Items tagged with finance:
News & Updates:
President Trump unveils $1.5 trillion infrastructure plan; Trump FY 2019 budget calls for 2% reduction in discretionary spending after 2019.
“People who buy this morning a year from now are going to say, ‘OK, I think I’ve got a good price,’” said Faculty Affiliate Jeremy Siegel on CNBC as he discussed the recent tumble of market prices this week.
Faculty Affiliate Professor Kevin Werbach says that blockchain brings with it “a new architecture of trust,” a system where you do not deal with an intermediary person, institution or authority which could revolutionize the way businesses interact with their customers.
Still curious about blockchain? Professor Werbach further explains the technology and the Rise of Trustless Trust in his seminar, here.
Stock prices boomed this year all over the world, including the United States. It was the best year for the market since 2013. But many market-watchers say prices have probably topped off for a while.
But Wharton School finance professor Jeremy Siegel says, regardless of what the stock market has done, there’s not a lot of evidence yet that overall economic growth is increasing as much.
“I mean, I see some encouraging signs the last two quarters, these last three quarters. But I’m not ready to say that a new trend has really been established.”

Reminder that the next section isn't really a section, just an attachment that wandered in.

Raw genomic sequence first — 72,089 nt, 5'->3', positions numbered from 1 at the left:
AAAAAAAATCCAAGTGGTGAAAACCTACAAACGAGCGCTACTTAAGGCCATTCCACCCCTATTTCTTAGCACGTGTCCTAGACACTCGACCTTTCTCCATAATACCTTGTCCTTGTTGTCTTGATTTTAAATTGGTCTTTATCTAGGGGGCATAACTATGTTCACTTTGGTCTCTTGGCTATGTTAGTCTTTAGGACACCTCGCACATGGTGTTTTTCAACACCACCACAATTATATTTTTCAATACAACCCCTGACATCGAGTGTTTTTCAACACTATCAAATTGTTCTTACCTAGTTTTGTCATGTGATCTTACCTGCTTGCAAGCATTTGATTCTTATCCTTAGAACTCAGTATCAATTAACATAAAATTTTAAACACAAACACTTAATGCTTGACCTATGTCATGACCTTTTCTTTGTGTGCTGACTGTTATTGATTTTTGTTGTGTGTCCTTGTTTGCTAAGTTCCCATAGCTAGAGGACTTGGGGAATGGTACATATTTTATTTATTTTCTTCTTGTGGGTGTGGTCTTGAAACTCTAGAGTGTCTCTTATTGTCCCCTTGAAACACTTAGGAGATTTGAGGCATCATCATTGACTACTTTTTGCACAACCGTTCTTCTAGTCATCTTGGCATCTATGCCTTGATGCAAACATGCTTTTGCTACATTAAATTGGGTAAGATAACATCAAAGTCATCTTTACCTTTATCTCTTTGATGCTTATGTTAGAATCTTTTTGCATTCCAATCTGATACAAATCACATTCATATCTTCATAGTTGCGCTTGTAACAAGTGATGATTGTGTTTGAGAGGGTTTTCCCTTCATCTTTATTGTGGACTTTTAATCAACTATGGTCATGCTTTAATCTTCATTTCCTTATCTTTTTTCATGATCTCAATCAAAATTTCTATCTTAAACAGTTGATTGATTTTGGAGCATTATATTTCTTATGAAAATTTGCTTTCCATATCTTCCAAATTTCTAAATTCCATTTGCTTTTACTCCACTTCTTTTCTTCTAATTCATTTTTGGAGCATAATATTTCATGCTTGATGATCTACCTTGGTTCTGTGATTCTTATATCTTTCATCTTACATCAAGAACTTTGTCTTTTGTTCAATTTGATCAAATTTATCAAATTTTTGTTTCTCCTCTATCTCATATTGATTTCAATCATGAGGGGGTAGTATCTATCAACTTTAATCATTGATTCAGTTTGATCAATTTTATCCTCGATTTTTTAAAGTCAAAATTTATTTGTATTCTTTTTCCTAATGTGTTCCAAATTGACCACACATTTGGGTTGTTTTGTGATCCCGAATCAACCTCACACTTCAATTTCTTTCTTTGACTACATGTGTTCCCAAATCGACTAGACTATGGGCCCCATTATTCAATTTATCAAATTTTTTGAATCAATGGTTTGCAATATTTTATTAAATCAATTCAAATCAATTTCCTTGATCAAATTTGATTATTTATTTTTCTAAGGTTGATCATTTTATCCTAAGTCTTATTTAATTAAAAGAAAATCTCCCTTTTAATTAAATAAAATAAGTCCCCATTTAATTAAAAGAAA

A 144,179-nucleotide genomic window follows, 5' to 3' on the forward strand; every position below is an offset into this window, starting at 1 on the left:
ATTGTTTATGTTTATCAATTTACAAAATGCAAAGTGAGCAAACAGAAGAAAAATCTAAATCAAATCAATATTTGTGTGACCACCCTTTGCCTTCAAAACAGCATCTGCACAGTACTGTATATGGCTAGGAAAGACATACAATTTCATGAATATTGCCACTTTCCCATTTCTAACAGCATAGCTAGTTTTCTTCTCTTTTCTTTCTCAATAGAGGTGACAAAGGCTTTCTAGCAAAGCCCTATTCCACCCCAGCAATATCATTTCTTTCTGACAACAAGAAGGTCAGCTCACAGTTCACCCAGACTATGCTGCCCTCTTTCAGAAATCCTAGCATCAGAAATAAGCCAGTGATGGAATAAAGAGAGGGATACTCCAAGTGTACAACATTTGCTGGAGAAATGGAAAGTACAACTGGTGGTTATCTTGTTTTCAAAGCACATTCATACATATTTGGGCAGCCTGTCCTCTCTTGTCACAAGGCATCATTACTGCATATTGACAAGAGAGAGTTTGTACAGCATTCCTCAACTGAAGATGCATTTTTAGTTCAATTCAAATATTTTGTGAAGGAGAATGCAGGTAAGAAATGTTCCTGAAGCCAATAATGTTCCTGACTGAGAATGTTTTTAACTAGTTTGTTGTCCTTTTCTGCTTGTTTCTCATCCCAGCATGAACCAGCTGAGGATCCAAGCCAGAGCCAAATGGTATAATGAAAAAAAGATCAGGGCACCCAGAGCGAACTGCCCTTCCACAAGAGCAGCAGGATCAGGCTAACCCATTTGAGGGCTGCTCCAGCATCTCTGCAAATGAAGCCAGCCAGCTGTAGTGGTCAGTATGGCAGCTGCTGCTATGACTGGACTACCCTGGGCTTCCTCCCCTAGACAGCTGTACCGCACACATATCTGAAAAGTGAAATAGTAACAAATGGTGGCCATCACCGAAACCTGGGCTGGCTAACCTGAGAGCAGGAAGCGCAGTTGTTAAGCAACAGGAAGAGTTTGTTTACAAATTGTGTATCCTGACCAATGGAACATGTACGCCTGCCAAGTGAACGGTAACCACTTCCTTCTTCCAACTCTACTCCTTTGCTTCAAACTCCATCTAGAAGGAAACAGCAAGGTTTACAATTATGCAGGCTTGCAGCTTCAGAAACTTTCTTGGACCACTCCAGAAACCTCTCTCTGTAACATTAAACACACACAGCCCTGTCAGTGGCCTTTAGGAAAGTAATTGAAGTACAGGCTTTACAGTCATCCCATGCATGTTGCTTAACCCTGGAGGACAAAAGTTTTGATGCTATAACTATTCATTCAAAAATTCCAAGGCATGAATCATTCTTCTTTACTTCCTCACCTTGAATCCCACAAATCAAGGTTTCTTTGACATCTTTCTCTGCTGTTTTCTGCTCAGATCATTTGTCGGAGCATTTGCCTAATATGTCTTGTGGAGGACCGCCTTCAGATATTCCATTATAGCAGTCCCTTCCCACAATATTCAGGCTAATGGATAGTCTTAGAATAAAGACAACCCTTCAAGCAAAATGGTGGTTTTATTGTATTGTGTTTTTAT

Siegel also says that since the tax bill has been signed into law, the benefits of the cuts have already been priced into the market. Siegel says given the sharp partisan divide in Washington, Congress is unlikely to accomplish anything else of real economic significance. And that means 2018 is unlikely to be as good a year for stocks as 2017 has been.
St. Louis Federal Reserve Bank president James Bullard joined Faculty Affiliate Jeremy Siegel for a wide-ranging conversation about the future of interest rates, inflation, the state of the economy, overall monetary policy, the possible over-valuation of stock prices — and more — on “Behind the Markets,” on Wharton Business Radio on SiriusXM channel 111. Bullard oversees the Eighth Federal Reserve District, which includes all of Arkansas and parts of Illinois, Indiana, Kentucky, Mississippi, Missouri and Tennessee.